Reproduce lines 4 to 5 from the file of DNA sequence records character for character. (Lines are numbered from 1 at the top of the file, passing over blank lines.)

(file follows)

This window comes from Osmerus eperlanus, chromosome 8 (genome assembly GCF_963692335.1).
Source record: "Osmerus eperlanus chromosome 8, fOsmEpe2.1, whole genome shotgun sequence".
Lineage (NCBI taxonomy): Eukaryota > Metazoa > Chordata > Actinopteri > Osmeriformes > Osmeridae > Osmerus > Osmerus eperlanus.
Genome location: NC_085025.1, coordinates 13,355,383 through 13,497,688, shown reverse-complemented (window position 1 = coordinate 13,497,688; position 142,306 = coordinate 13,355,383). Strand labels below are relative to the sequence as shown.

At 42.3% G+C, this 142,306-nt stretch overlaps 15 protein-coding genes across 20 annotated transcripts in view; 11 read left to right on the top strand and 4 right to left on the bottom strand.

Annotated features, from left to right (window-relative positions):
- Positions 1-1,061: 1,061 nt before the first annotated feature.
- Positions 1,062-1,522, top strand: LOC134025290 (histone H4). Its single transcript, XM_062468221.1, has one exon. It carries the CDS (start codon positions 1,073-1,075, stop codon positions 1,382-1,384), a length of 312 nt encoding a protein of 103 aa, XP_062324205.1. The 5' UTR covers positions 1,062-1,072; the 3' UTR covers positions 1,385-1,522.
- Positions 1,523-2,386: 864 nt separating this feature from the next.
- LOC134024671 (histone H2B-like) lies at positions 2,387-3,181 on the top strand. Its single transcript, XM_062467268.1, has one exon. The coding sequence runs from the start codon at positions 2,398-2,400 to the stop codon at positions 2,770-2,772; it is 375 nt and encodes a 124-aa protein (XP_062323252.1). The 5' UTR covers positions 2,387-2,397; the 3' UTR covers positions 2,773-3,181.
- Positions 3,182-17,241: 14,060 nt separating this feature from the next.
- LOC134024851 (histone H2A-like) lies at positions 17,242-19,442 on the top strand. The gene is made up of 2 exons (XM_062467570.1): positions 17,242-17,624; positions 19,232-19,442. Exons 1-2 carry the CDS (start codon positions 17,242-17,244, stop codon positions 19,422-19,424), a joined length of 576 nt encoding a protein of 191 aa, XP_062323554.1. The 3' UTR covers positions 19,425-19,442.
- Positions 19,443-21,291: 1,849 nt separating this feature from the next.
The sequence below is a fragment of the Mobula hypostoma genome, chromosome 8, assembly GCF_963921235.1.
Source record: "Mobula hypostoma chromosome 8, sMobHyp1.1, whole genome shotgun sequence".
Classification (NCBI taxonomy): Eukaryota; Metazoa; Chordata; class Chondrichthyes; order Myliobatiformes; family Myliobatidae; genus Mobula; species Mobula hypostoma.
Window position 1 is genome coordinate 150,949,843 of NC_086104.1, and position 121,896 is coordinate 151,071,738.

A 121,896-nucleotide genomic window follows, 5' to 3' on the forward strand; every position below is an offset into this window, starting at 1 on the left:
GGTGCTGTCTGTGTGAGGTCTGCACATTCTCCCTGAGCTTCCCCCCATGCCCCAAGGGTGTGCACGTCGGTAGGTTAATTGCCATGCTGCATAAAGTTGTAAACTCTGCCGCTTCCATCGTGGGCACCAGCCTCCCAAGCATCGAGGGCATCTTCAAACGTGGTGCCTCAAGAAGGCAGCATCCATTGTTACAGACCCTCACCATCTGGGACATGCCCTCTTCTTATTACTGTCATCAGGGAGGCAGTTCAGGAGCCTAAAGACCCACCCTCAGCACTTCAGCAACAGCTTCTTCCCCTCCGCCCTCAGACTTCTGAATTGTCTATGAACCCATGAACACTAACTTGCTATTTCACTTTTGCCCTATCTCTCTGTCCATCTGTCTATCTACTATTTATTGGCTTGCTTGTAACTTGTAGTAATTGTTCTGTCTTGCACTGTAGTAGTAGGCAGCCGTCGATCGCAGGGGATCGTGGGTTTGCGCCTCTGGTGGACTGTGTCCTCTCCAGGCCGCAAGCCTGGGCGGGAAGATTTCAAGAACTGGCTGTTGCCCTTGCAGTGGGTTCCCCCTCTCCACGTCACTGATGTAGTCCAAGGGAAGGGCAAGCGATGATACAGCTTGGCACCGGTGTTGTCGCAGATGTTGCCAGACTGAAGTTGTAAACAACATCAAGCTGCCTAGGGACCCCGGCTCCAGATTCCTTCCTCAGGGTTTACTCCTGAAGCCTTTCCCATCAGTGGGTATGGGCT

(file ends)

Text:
Genome location: NC_085025.1, coordinates 13,355,383 through 13,497,688, shown reverse-complemented (window position 1 = coordinate 13,497,688; position 142,306 = coordinate 13,355,383). Strand labels below are relative to the sequence as shown.

At 42.3% G+C, this 142,306-nt stretch overlaps 15 protein-coding genes across 20 annotated transcripts in view; 11 read left to right on the top strand and 4 right to left on the bottom strand.